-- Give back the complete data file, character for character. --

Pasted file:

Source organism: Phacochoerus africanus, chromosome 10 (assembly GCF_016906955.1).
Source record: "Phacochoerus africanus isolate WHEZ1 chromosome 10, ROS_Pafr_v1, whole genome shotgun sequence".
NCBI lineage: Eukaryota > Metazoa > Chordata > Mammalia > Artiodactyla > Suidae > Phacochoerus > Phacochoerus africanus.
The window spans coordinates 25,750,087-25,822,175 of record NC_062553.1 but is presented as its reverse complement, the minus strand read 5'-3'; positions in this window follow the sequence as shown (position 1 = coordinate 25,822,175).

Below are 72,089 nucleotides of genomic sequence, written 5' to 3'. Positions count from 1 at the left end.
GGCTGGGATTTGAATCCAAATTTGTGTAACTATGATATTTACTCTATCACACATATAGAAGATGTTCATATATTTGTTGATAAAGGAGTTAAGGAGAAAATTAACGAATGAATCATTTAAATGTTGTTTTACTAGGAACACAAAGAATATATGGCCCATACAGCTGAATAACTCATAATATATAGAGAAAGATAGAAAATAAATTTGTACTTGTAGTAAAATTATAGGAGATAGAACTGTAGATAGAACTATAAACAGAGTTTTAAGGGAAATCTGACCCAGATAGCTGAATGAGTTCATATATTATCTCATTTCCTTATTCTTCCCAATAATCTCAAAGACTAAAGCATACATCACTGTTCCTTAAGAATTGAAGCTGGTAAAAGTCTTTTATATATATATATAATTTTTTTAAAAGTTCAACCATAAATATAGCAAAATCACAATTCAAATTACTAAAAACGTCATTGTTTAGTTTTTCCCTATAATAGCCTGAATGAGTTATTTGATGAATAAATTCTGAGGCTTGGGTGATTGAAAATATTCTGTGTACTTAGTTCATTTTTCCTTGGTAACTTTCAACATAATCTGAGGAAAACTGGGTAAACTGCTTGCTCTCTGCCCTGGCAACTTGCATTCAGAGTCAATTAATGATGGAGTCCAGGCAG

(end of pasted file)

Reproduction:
Source organism: Phacochoerus africanus, chromosome 10 (assembly GCF_016906955.1).
Source record: "Phacochoerus africanus isolate WHEZ1 chromosome 10, ROS_Pafr_v1, whole genome shotgun sequence".
NCBI lineage: Eukaryota > Metazoa > Chordata > Mammalia > Artiodactyla > Suidae > Phacochoerus > Phacochoerus africanus.
The window spans coordinates 25,750,087-25,822,175 of record NC_062553.1 but is presented as its reverse complement, the minus strand read 5'-3'; positions in this window follow the sequence as shown (position 1 = coordinate 25,822,175).

Below are 72,089 nucleotides of genomic sequence, written 5' to 3'. Positions count from 1 at the left end.
GGCTGGGATTTGAATCCAAATTTGTGTAACTATGATATTTACTCTATCACACATATAGAAGATGTTCATATATTTGTTGATAAAGGAGTTAAGGAGAAAATTAACGAATGAATCATTTAAATGTTGTTTTACTAGGAACACAAAGAATATATGGCCCATACAGCTGAATAACTCATAATATATAGAGAAAGATAGAAAATAAATTTGTACTTGTAGTAAAATTATAGGAGATAGAACTGTAGATAGAACTATAAACAGAGTTTTAAGGGAAATCTGACCCAGATAGCTGAATGAGTTCATATATTATCTCATTTCCTTATTCTTCCCAATAATCTCAAAGACTAAAGCATACATCACTGTTCCTTAAGAATTGAAGCTGGTAAAAGTCTTTTATATATATATATAATTTTTTTAAAAGTTCAACCATAAATATAGCAAAATCACAATTCAAATTACTAAAAACGTCATTGTTTAGTTTTTCCCTATAATAGCCTGAATGAGTTATTTGATGAATAAATTCTGAGGCTTGGGTGATTGAAAATATTCTGTGTACTTAGTTCATTTTTCCTTGGTAACTTTCAACATAATCTGAGGAAAACTGGGTAAACTGCTTGCTCTCTGCCCTGGCAACTTGCATTCAGAGTCAATTAATGATGGAGTCCAGGCAG